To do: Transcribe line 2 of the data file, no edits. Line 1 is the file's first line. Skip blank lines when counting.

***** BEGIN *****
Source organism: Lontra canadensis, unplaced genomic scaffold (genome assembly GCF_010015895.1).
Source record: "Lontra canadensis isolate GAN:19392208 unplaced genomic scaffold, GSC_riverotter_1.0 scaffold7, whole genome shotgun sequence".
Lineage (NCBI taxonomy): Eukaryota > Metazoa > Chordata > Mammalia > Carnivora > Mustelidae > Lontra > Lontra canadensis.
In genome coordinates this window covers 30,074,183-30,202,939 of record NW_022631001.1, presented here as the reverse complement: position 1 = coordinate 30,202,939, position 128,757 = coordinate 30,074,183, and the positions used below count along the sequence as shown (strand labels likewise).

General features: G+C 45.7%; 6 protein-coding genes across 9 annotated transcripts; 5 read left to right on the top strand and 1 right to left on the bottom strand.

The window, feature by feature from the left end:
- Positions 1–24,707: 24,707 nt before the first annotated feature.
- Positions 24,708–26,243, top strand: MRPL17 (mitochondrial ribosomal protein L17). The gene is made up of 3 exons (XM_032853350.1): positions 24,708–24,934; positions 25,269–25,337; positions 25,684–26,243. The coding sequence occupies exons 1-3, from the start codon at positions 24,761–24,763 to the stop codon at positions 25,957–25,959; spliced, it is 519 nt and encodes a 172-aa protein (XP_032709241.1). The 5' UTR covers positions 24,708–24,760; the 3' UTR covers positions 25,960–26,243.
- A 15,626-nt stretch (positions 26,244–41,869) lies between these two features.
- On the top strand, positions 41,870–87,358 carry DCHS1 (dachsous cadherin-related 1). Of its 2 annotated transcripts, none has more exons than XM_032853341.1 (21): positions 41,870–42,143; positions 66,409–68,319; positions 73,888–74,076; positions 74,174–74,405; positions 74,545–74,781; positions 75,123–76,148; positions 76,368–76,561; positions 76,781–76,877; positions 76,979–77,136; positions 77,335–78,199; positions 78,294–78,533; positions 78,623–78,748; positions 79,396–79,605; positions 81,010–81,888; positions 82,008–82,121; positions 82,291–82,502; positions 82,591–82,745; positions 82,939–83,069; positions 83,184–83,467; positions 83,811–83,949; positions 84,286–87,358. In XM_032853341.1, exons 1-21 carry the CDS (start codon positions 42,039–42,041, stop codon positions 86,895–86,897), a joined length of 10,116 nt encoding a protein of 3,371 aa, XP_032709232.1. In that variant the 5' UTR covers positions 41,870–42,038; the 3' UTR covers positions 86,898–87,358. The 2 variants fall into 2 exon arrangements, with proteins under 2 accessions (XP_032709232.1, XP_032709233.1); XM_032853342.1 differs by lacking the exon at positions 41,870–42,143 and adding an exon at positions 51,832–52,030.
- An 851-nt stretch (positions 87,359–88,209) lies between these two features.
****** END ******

Source record: "Lontra canadensis isolate GAN:19392208 unplaced genomic scaffold, GSC_riverotter_1.0 scaffold7, whole genome shotgun sequence".